Clutha Fatal Accident Inquiry

The ongoing Fatal Accident Inquiry into the Clutha Vaults accident in 2013 has prompted our new Legal Director Ken Lauder to reflect on some of the claims arising from the accident in which he has been involved. Understanding the reasons for the accident is clearly of huge interest to those directly affected, as well as to the wider public. Hopefully the outcome of the Fatal Accident Inquiry may bring further closure for the victims and their families and friends.

Ken Lauder has represented a number of people who were unfortunate enough to be caught up in the events of 29 November 2013, turning a Friday night out with friends into an unwelcome life altering experience for many. Fortunately the applicable law meant that, for the most part, claims by people injured on the ground were met with admissions of liability. This is because Section 76(2) of the Civil Aviation Act, which governs the liability of aircraft operators in relation to those killed or injured on the ground, essentially imposes strict liability. As a result, many of the people affected by the accident at least knew from an early stage that they would receive some financial compensation.

However, even in cases where liability is not in dispute, good advice about quantification of a claim is needed. Quite understandably, people impacted by accidents often want to put things behind them as soon as possible and to try to move on with their lives. This is especially so with a high profile incident such as Clutha Vaults which can lead to unwanted levels of interest in private lives, adding another layer of anxiety on top of having to deal with both the accident itself and being trapped in a legal process.  Unfortunately, for some claimants, the full extent of an injury may not be known for a few years and, in those situations, it is always reassuring to have an experienced solicitor able to guide you through the process. Ken acted for one survivor of the accident who was initially given a reasonably optimistic prognosis but, over time, it became clear that the client had a worse injury than first thought and therefore a bigger claim.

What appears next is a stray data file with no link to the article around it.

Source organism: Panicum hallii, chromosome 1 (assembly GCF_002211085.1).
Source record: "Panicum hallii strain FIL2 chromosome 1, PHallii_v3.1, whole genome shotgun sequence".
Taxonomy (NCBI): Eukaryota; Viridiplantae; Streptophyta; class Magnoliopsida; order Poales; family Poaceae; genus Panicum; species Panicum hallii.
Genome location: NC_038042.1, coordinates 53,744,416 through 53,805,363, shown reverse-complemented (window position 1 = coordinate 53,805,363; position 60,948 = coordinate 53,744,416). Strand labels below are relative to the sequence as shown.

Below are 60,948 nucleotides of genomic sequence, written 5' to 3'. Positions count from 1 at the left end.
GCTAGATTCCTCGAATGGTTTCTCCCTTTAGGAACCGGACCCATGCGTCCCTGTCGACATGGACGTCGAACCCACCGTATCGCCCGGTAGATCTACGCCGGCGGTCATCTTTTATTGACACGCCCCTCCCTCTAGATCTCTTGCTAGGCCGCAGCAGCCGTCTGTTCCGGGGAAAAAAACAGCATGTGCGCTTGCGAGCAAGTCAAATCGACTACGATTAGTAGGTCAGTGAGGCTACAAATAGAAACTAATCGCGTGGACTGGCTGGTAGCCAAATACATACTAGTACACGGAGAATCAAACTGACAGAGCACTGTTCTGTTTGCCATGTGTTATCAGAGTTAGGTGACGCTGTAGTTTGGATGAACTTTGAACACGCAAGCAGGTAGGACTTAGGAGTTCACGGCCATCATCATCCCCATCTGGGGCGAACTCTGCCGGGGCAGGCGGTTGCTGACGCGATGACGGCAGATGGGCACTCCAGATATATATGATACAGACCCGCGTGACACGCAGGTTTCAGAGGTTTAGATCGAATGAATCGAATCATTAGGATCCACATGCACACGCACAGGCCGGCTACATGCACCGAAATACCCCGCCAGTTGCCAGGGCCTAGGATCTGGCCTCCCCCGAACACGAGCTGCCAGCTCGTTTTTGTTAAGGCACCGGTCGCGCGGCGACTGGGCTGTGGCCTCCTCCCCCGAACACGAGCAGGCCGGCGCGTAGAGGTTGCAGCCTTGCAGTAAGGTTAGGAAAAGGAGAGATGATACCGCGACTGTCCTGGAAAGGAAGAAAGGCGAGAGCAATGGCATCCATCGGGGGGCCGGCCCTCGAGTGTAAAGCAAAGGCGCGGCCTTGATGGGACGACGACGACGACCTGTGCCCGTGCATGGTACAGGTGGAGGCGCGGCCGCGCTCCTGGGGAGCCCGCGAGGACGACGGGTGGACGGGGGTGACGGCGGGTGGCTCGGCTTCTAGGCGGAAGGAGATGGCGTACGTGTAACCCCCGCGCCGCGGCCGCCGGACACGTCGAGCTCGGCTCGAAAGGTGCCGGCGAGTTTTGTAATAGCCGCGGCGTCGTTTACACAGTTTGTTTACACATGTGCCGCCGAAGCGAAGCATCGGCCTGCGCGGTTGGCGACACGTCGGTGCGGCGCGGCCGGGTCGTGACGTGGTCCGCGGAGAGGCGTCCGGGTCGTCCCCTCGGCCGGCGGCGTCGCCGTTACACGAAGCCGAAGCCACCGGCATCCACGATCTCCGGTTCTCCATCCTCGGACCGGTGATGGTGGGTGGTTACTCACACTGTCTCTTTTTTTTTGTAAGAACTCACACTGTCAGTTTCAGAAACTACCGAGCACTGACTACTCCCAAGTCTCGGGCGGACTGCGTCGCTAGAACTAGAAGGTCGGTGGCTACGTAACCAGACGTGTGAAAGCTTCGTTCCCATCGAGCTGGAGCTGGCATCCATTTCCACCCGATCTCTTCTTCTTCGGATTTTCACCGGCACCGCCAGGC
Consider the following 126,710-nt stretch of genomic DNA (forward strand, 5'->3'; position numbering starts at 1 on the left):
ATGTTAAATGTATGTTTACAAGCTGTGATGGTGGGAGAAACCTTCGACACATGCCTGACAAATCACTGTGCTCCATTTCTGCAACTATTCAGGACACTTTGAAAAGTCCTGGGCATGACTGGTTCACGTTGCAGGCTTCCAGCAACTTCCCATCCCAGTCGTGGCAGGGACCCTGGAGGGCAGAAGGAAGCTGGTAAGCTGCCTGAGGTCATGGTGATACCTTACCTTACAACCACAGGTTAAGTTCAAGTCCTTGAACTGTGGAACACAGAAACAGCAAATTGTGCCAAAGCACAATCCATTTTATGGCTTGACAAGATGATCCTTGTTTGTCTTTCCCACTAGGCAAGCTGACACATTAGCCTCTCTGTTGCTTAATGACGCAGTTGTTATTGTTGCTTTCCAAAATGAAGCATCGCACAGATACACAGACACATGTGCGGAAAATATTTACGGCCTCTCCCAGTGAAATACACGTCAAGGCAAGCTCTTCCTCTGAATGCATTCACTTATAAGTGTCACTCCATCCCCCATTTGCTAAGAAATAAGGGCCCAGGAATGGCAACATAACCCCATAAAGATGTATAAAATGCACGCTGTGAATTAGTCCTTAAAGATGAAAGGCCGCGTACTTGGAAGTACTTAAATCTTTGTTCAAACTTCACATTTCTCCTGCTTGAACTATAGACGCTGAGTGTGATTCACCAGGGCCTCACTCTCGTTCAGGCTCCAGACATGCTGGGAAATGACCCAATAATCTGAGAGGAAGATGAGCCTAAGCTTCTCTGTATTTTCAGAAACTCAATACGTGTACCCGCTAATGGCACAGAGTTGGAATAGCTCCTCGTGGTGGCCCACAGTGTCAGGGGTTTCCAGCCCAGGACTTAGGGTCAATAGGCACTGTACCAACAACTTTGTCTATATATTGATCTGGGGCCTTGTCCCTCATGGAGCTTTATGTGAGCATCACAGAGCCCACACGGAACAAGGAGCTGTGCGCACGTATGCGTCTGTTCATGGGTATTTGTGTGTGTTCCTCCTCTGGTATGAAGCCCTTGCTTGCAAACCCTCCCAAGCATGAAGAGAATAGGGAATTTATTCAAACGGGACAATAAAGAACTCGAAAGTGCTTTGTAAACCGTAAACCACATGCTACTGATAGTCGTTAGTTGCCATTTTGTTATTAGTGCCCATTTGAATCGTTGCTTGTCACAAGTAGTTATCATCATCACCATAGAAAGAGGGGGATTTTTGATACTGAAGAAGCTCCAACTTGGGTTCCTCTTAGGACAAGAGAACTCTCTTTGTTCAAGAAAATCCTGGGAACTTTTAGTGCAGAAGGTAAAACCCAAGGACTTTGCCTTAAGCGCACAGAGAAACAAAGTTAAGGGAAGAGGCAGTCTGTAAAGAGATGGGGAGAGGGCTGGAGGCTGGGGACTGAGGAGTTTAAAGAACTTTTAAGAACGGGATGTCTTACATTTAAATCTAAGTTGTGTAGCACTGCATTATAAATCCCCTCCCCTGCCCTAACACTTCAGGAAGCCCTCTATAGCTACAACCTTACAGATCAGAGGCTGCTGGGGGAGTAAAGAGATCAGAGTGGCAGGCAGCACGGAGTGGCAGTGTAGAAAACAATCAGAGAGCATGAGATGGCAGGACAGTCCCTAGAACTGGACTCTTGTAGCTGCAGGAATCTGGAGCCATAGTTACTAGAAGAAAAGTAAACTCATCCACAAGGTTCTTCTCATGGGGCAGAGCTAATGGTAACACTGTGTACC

Some claims were not straightforward to relation to liability. Ken also acted for one “secondary victim”. Essentially, the law provides that a person with a sufficiently close relationship with the primary victim who witnesses an accident or its immediate aftermath may have a claim. In this particular case, the Defenders maintained a position until only a few weeks before the final hearing that the Pursuer did not meet the necessary criteria.  However, a substantial settlement was achieved.

Ken Lauder is highly experienced in dealing with catastrophic injury claims.  He and other members of our Litigation team will work with you to achieve the best outcome for you if you have a claim.

The information and opinions contained in this blog are for information only. They are not intended to constitute advice and should not be relied upon or considered as a replacement for advice. Before acting on any of the information contained in this blog, please seek specific advice from Gilson Gray.

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